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04th Jun 2007 14:18

Production orders


On the subject of production orders, you may be interested to know about a case in which I am currently instructed by the Police / Crown Prosecution Service in which it is alleged that a retail business is little more than a device to enable cash from drugs to be laundered. (I can't be more specific as the case has not yet come to court.)

A production order has been served on the accountants who have acted for the retail business. They have responded by making available their client's records, but nothing else. No working papers, no correspondence, no file notes nor emails!

Needless to say they are now threatened with contempt of court proceedings by the police.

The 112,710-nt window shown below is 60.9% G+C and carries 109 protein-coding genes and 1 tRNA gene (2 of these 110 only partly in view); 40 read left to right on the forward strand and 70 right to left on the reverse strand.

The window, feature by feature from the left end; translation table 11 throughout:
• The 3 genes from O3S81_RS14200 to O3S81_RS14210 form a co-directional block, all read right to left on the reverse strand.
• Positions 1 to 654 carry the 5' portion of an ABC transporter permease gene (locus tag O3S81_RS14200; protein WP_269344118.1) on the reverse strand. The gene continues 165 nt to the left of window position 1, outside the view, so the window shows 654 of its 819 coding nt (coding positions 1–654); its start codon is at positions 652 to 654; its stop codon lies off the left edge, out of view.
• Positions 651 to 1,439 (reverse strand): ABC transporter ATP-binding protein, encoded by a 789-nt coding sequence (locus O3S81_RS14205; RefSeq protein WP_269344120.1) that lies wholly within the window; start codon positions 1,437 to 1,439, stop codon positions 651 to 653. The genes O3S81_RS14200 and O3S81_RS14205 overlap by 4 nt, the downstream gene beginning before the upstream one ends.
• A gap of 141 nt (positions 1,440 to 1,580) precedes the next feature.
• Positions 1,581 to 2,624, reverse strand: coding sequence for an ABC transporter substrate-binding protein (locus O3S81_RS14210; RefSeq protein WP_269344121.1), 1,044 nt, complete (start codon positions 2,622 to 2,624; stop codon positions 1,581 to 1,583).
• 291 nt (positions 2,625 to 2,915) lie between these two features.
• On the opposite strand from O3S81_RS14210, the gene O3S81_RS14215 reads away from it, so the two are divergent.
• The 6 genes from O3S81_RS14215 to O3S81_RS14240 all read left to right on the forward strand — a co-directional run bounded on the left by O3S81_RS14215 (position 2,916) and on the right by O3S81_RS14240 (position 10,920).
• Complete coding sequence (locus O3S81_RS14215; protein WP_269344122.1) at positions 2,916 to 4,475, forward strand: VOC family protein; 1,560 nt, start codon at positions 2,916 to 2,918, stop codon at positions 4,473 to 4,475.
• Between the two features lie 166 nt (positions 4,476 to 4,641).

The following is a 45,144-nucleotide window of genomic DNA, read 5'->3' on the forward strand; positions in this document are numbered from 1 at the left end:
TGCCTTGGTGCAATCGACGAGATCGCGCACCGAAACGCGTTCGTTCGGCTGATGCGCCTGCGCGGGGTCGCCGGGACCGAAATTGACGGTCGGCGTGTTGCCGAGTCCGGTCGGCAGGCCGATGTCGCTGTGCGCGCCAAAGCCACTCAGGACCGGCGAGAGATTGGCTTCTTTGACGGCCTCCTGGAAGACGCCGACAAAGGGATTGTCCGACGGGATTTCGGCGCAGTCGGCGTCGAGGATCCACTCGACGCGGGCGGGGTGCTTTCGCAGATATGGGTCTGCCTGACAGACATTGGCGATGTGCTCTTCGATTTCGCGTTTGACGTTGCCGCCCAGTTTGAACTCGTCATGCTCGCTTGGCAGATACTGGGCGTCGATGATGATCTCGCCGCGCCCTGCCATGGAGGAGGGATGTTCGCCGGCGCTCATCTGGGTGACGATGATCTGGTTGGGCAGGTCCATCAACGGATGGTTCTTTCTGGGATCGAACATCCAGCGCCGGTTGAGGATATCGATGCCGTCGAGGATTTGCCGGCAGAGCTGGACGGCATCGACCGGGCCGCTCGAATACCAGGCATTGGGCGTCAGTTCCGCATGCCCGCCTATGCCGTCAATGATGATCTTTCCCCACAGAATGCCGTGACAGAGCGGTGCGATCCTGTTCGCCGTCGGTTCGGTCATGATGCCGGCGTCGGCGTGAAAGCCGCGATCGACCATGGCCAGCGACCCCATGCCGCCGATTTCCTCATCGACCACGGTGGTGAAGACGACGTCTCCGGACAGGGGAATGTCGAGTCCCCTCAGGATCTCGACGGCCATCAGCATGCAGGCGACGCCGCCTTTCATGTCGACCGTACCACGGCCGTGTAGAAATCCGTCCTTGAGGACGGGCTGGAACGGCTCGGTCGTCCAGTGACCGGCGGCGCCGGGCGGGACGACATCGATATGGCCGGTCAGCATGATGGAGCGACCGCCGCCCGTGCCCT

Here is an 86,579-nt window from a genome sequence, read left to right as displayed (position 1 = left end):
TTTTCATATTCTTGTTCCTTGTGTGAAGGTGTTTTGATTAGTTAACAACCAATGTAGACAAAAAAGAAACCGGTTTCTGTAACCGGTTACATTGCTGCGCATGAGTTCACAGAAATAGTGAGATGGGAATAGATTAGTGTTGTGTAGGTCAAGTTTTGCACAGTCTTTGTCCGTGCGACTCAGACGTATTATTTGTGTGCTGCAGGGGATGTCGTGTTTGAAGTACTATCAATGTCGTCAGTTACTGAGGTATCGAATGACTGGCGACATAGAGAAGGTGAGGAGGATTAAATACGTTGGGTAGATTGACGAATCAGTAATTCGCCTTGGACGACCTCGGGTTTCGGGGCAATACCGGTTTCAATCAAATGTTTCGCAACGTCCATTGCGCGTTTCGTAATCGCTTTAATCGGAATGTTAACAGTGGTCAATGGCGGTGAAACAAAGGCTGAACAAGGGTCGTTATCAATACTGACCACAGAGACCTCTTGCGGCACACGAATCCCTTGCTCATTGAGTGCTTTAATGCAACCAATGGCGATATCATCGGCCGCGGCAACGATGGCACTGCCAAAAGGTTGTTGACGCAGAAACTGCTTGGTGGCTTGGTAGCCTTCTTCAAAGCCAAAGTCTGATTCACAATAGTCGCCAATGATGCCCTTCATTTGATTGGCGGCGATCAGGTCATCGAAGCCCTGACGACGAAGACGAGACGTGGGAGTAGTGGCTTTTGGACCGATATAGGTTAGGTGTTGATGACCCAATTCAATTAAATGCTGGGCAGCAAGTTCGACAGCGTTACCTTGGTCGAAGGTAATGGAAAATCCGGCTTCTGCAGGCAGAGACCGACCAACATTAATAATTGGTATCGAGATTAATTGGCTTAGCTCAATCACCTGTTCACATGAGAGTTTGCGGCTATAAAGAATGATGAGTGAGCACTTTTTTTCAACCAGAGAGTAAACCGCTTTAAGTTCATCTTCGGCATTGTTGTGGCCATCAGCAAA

This demonstrates the accountant's lack of understanding of production orders. There is a big difference between dealing with HMR&C on a routine enquiry and dealing with the courts in relation to a criminal prosecution. I believe this lack of understanding is a failing which is widespread.

Accountants need to wise up quickly or face considerable grief!


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04th Jun 2007 12:53

It is about prevention
The ML Regs are designed for the prevention of money laundering, denying the money launderer the use of our good name and our expertise.

Patrick almost got it right earlier on when it said they were there for our protection. We have to remember that a good number of our clients have, are doing or will commit a money laundering offence from a simple case of tax evasion to the more complex including criminal activity.